Wintery Knight

…integrating Christian faith and knowledge in the public square

Dr. George Yancey lectures on anti-Christian bias in academia, and beyond

A 28-minute lecture on bias against religion in academia:

If you watch 5 minutes, then you’ll definitely stay and watch the whole thing. It’s fascinating.


Join Dr. George Yancey in an in depth discussion of the bias taking place within academia against religion in general, but more specifically Christianity. Within the discussion Dr.Yancey uses brief explanations of his previous book, Compromising Scholarship and many other excerpts of his past research as well as his forthcoming research to give us a new viewpoint on academia and religion.

I found a quick description of Dr. Yancey’s work in this New York Times article from July 2011.

It says:

Republican scholars are more likely than Democrats to end up working outside academia,as documented by Daniel Klein, an economist at George Mason University. Dr. Klein, who calls himself a classical liberal (a k a libertarian), says that the university promotes groupthink because its system of “departmental majoritarianism” empowers the dominant faction to keep hiring like-minded colleagues. And when a faculty committee is looking to hire or award tenure, political ideology seems to make a difference, according to a “collegiality survey” conducted by George Yancey.

Dr. Yancey, a professor of sociology at the University of North Texas, asked more than 400 sociologists which nonacademic factors might influence their willingness to vote for hiring a new colleague. You might expect professors to at least claim to be immune to bias in academic hiring decisions.

But as Dr. Yancey reports in his new book, “Compromising Scholarship: Religious and Political Bias in American Higher Education,” more than a quarter of the sociologists said they would be swayed favorably toward a Democrat or an A.C.L.U. member and unfavorably toward a Republican. About 40 percent said they would be less inclined to vote for hiring someone who belonged to the National Rifle Association or who was an evangelical. Similar results were obtained in a subsequent survey of professors in other social sciences and the humanities.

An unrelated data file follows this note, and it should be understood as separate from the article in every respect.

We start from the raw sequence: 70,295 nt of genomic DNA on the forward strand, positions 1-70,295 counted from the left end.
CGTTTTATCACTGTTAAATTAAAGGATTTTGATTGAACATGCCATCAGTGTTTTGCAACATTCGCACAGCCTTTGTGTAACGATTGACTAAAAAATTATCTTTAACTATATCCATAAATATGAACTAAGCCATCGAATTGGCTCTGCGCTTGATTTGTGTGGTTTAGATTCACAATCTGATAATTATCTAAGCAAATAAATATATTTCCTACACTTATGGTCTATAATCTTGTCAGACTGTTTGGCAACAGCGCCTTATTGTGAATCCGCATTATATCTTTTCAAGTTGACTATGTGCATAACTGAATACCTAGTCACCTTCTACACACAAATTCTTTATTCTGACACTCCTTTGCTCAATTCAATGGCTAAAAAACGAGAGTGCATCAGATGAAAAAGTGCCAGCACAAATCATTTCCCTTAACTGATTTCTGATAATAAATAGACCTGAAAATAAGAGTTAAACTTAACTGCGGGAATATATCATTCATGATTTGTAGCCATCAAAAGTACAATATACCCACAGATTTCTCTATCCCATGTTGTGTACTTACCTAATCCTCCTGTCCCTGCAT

Dr. Yancey, who describes himself as a political independent with traditional Christian beliefs and progressive social values, advises nonliberal graduate students to be discreet during job interviews. “The information in this research,” he wrote, “indicates that revealing one’s political and religious conservatism will, on average, negatively influence about half of the search committee one is attempting to impress.”

Dr. Yancey’s research was a survey, not a field experiment, so it’s impossible to know how many of those academics who confessed to hypothetical bias would let it sway an actual decision. Perhaps they’d try to behave as impartially as the directors of graduate studies in Dr. Gross’s experiment.

The lecture is a real eye-opener. It turns out that in academia, you are likely to be viewed the same way as blacks were viewed by slave-owners, and Jews were viewed by Nazis. Stereotypes, ignorance and hatred abound.

We have a lot of work to do to correct these perceptions, but that’s not going to happen unless churches and Christian parents start to take the life of the mind more seriously.

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Pew survey: evangelical Christians least likely to believe superstitious nonsense

The Pew Research survey is here.

They are trying to see which groups believe in superstitions and new age mysticism.

Here are the parts that I found interesting:

Click for full image.

Click for full image.

Notice the numbers for Republicans vs Democrats, conservatives vs. liberals, and church-attending vs non church-attending. The least superstitious people are conservative evangelical Republicans, while the most superstitious people are Democrat liberals who don’t attend church. I think there is something to be learned from that. It’s consistent with the results of a Gallup survey that showed that evangelical Christians are the most rational people on the planet.